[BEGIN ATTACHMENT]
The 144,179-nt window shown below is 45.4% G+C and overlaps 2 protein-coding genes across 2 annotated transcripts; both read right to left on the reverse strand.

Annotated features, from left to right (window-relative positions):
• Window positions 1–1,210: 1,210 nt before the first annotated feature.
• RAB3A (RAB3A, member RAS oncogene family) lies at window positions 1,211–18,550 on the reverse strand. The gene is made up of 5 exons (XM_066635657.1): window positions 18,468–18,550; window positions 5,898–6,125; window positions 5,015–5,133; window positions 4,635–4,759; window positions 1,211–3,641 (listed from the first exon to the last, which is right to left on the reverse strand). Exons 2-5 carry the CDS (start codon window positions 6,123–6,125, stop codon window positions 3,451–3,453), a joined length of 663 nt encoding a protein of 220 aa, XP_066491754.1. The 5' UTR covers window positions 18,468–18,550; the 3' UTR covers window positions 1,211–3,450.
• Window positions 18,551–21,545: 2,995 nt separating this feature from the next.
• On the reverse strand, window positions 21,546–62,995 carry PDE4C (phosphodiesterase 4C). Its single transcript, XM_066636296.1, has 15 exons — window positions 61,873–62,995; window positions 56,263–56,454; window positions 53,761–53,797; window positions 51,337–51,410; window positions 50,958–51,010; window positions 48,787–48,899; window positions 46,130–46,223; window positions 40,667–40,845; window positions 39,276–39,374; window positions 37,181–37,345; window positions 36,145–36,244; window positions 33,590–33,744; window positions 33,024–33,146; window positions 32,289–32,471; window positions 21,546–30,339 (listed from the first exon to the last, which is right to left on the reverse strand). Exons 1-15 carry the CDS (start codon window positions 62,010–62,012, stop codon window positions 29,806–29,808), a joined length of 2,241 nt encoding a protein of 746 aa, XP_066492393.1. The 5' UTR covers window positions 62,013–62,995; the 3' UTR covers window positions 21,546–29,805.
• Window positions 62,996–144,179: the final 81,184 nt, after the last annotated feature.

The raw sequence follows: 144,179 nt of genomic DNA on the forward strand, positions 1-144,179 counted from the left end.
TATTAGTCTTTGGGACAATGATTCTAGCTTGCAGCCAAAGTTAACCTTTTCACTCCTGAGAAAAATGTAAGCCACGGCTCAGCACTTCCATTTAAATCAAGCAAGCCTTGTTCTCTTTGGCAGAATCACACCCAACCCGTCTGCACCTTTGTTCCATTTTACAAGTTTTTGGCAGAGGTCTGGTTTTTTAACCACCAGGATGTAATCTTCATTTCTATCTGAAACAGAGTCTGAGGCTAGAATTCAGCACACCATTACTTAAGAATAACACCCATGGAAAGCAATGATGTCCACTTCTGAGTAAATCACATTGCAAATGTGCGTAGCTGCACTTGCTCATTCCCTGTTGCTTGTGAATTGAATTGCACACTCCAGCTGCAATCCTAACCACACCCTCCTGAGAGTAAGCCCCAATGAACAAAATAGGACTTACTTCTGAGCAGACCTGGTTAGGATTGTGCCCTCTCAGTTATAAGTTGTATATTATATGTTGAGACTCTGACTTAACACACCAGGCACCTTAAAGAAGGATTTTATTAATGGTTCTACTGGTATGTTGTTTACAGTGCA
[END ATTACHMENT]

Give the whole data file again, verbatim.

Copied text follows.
The 144,179-nt window shown below is 45.4% G+C and overlaps 2 protein-coding genes across 2 annotated transcripts; both read right to left on the reverse strand.

Annotated features, from left to right (window-relative positions):
• Window positions 1–1,210: 1,210 nt before the first annotated feature.
• RAB3A (RAB3A, member RAS oncogene family) lies at window positions 1,211–18,550 on the reverse strand. The gene is made up of 5 exons (XM_066635657.1): window positions 18,468–18,550; window positions 5,898–6,125; window positions 5,015–5,133; window positions 4,635–4,759; window positions 1,211–3,641 (listed from the first exon to the last, which is right to left on the reverse strand). Exons 2-5 carry the CDS (start codon window positions 6,123–6,125, stop codon window positions 3,451–3,453), a joined length of 663 nt encoding a protein of 220 aa, XP_066491754.1. The 5' UTR covers window positions 18,468–18,550; the 3' UTR covers window positions 1,211–3,450.
• Window positions 18,551–21,545: 2,995 nt separating this feature from the next.
• On the reverse strand, window positions 21,546–62,995 carry PDE4C (phosphodiesterase 4C). Its single transcript, XM_066636296.1, has 15 exons — window positions 61,873–62,995; window positions 56,263–56,454; window positions 53,761–53,797; window positions 51,337–51,410; window positions 50,958–51,010; window positions 48,787–48,899; window positions 46,130–46,223; window positions 40,667–40,845; window positions 39,276–39,374; window positions 37,181–37,345; window positions 36,145–36,244; window positions 33,590–33,744; window positions 33,024–33,146; window positions 32,289–32,471; window positions 21,546–30,339 (listed from the first exon to the last, which is right to left on the reverse strand). Exons 1-15 carry the CDS (start codon window positions 62,010–62,012, stop codon window positions 29,806–29,808), a joined length of 2,241 nt encoding a protein of 746 aa, XP_066492393.1. The 5' UTR covers window positions 62,013–62,995; the 3' UTR covers window positions 21,546–29,805.
• Window positions 62,996–144,179: the final 81,184 nt, after the last annotated feature.

The raw sequence follows: 144,179 nt of genomic DNA on the forward strand, positions 1-144,179 counted from the left end.
TATTAGTCTTTGGGACAATGATTCTAGCTTGCAGCCAAAGTTAACCTTTTCACTCCTGAGAAAAATGTAAGCCACGGCTCAGCACTTCCATTTAAATCAAGCAAGCCTTGTTCTCTTTGGCAGAATCACACCCAACCCGTCTGCACCTTTGTTCCATTTTACAAGTTTTTGGCAGAGGTCTGGTTTTTTAACCACCAGGATGTAATCTTCATTTCTATCTGAAACAGAGTCTGAGGCTAGAATTCAGCACACCATTACTTAAGAATAACACCCATGGAAAGCAATGATGTCCACTTCTGAGTAAATCACATTGCAAATGTGCGTAGCTGCACTTGCTCATTCCCTGTTGCTTGTGAATTGAATTGCACACTCCAGCTGCAATCCTAACCACACCCTCCTGAGAGTAAGCCCCAATGAACAAAATAGGACTTACTTCTGAGCAGACCTGGTTAGGATTGTGCCCTCTCAGTTATAAGTTGTATATTATATGTTGAGACTCTGACTTAACACACCAGGCACCTTAAAGAAGGATTTTATTAATGGTTCTACTGGTATGTTGTTTACAGTGCA